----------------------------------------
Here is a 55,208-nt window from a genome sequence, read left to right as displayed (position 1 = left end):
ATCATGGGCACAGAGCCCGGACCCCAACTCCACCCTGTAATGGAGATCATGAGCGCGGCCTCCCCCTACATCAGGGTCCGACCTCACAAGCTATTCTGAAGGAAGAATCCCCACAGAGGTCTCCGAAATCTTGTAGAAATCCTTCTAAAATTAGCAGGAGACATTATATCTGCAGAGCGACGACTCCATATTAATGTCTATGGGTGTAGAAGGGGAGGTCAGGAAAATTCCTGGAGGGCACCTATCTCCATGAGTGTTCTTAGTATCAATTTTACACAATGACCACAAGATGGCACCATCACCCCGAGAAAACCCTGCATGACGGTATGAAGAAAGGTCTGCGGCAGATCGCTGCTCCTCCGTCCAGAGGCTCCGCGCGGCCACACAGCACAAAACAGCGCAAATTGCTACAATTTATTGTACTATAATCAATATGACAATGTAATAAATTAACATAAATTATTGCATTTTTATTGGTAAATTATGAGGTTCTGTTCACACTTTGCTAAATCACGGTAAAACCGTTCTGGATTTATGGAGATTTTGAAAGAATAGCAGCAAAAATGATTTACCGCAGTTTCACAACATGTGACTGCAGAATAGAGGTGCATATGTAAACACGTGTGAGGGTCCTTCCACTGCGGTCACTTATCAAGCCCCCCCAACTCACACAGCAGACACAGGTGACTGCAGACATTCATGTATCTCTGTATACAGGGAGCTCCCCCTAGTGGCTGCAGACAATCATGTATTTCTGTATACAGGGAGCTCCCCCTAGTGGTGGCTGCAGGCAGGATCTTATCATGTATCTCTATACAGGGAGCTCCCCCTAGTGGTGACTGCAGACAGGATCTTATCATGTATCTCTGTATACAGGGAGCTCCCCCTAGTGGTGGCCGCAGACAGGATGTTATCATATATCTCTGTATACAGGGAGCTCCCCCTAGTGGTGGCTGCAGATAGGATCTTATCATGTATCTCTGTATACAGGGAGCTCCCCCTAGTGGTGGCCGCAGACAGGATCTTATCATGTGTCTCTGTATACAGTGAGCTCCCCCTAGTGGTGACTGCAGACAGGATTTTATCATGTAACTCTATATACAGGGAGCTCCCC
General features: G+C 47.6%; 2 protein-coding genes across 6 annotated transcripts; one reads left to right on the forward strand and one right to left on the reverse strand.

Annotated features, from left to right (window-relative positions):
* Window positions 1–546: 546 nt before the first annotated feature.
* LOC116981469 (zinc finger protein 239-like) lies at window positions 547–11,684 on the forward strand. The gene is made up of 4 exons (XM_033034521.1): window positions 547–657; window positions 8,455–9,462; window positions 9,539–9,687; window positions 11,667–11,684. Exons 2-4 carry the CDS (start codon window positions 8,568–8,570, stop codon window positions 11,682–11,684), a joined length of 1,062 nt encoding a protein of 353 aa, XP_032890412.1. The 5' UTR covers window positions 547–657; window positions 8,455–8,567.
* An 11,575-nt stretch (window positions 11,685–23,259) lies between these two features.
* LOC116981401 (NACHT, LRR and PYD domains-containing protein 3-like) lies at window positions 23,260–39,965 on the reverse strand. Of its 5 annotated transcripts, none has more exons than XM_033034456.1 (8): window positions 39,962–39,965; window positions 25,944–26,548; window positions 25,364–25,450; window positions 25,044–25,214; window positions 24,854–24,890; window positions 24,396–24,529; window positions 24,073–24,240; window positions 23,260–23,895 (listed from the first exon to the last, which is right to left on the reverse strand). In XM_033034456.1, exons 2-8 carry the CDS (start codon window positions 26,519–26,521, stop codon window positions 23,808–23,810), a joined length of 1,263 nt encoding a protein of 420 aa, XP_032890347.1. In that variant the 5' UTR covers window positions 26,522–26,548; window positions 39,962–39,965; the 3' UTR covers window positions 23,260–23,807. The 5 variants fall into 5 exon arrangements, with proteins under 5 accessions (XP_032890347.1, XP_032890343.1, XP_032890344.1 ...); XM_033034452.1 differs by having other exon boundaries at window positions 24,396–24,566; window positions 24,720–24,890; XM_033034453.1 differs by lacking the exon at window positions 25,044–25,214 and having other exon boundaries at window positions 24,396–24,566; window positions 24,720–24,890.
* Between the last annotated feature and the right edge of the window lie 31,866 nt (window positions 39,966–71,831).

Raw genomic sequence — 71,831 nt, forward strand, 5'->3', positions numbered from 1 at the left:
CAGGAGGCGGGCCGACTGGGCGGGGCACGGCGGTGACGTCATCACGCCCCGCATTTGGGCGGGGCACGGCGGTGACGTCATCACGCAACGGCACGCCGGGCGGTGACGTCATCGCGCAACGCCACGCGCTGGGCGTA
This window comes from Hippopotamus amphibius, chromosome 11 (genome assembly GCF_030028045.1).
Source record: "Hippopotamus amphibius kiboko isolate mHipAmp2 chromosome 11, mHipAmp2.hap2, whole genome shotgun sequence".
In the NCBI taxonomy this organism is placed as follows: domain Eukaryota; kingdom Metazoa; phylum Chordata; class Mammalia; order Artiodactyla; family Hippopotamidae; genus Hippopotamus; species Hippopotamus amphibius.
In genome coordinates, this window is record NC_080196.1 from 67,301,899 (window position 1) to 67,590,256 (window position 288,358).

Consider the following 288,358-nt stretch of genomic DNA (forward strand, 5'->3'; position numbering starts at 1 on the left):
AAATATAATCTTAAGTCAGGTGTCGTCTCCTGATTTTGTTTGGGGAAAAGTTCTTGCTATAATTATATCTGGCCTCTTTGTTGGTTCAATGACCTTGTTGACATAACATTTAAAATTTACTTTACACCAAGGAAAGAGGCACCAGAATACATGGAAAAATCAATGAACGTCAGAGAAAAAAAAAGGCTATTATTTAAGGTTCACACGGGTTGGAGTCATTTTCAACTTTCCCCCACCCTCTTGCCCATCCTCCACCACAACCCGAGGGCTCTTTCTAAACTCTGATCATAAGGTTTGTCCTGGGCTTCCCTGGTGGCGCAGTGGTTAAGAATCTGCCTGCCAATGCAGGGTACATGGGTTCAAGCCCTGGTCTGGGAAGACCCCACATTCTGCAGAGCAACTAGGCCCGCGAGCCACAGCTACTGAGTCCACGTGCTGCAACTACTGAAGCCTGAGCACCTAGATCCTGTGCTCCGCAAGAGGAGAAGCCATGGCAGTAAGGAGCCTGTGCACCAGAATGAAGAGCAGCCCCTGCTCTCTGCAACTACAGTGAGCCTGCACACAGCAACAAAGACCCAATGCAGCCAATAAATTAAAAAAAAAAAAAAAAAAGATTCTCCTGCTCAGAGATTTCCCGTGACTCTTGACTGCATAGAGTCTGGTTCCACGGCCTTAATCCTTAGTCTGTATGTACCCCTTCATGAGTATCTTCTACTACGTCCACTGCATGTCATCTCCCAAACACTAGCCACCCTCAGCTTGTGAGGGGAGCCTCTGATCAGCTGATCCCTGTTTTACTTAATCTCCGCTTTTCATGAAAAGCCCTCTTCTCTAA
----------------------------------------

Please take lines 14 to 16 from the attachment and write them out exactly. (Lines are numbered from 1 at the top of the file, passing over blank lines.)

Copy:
In the NCBI taxonomy this organism is placed as follows: domain Eukaryota; kingdom Metazoa; phylum Chordata; class Mammalia; order Artiodactyla; family Hippopotamidae; genus Hippopotamus; species Hippopotamus amphibius.
In genome coordinates, this window is record NC_080196.1 from 67,301,899 (window position 1) to 67,590,256 (window position 288,358).

Consider the following 288,358-nt stretch of genomic DNA (forward strand, 5'->3'; position numbering starts at 1 on the left):